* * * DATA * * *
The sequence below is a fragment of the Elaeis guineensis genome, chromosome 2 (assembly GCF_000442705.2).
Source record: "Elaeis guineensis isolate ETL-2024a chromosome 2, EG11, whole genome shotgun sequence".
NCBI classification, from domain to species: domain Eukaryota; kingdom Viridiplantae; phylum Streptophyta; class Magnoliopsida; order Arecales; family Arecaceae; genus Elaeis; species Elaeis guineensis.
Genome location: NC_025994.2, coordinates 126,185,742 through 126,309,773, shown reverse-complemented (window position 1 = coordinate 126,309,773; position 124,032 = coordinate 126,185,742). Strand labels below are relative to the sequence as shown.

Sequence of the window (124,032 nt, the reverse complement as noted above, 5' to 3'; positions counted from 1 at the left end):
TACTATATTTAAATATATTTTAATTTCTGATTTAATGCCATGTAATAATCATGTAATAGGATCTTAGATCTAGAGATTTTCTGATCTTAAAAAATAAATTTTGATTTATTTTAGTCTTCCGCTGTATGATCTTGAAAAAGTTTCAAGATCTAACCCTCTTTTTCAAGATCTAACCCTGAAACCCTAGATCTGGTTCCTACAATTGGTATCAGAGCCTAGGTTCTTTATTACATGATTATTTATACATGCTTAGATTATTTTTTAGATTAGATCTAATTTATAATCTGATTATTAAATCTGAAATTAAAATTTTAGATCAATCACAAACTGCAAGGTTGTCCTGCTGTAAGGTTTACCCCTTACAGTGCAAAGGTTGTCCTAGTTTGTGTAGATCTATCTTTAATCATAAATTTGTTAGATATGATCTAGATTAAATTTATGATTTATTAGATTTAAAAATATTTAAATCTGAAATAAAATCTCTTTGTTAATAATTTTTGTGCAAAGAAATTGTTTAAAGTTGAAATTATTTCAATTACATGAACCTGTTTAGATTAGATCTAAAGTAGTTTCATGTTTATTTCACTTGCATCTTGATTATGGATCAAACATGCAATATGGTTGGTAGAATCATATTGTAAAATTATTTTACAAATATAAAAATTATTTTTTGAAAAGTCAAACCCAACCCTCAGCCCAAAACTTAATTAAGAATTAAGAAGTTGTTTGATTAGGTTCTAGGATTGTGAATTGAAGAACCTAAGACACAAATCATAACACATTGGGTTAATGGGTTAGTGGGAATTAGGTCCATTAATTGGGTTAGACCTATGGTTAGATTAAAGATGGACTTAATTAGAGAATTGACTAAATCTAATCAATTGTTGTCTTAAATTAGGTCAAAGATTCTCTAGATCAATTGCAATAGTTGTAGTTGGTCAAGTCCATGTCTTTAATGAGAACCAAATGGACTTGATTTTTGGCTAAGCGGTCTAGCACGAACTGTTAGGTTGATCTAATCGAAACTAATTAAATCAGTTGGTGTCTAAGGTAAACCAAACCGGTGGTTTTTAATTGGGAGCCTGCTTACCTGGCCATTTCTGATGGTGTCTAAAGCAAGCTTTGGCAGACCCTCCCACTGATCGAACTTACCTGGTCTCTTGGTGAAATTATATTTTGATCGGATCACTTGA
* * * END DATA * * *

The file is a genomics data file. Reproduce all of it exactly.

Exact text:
The sequence below is a fragment of the Elaeis guineensis genome, chromosome 2 (assembly GCF_000442705.2).
Source record: "Elaeis guineensis isolate ETL-2024a chromosome 2, EG11, whole genome shotgun sequence".
NCBI classification, from domain to species: domain Eukaryota; kingdom Viridiplantae; phylum Streptophyta; class Magnoliopsida; order Arecales; family Arecaceae; genus Elaeis; species Elaeis guineensis.
Genome location: NC_025994.2, coordinates 126,185,742 through 126,309,773, shown reverse-complemented (window position 1 = coordinate 126,309,773; position 124,032 = coordinate 126,185,742). Strand labels below are relative to the sequence as shown.

Sequence of the window (124,032 nt, the reverse complement as noted above, 5' to 3'; positions counted from 1 at the left end):
TACTATATTTAAATATATTTTAATTTCTGATTTAATGCCATGTAATAATCATGTAATAGGATCTTAGATCTAGAGATTTTCTGATCTTAAAAAATAAATTTTGATTTATTTTAGTCTTCCGCTGTATGATCTTGAAAAAGTTTCAAGATCTAACCCTCTTTTTCAAGATCTAACCCTGAAACCCTAGATCTGGTTCCTACAATTGGTATCAGAGCCTAGGTTCTTTATTACATGATTATTTATACATGCTTAGATTATTTTTTAGATTAGATCTAATTTATAATCTGATTATTAAATCTGAAATTAAAATTTTAGATCAATCACAAACTGCAAGGTTGTCCTGCTGTAAGGTTTACCCCTTACAGTGCAAAGGTTGTCCTAGTTTGTGTAGATCTATCTTTAATCATAAATTTGTTAGATATGATCTAGATTAAATTTATGATTTATTAGATTTAAAAATATTTAAATCTGAAATAAAATCTCTTTGTTAATAATTTTTGTGCAAAGAAATTGTTTAAAGTTGAAATTATTTCAATTACATGAACCTGTTTAGATTAGATCTAAAGTAGTTTCATGTTTATTTCACTTGCATCTTGATTATGGATCAAACATGCAATATGGTTGGTAGAATCATATTGTAAAATTATTTTACAAATATAAAAATTATTTTTTGAAAAGTCAAACCCAACCCTCAGCCCAAAACTTAATTAAGAATTAAGAAGTTGTTTGATTAGGTTCTAGGATTGTGAATTGAAGAACCTAAGACACAAATCATAACACATTGGGTTAATGGGTTAGTGGGAATTAGGTCCATTAATTGGGTTAGACCTATGGTTAGATTAAAGATGGACTTAATTAGAGAATTGACTAAATCTAATCAATTGTTGTCTTAAATTAGGTCAAAGATTCTCTAGATCAATTGCAATAGTTGTAGTTGGTCAAGTCCATGTCTTTAATGAGAACCAAATGGACTTGATTTTTGGCTAAGCGGTCTAGCACGAACTGTTAGGTTGATCTAATCGAAACTAATTAAATCAGTTGGTGTCTAAGGTAAACCAAACCGGTGGTTTTTAATTGGGAGCCTGCTTACCTGGCCATTTCTGATGGTGTCTAAAGCAAGCTTTGGCAGACCCTCCCACTGATCGAACTTACCTGGTCTCTTGGTGAAATTATATTTTGATCGGATCACTTGA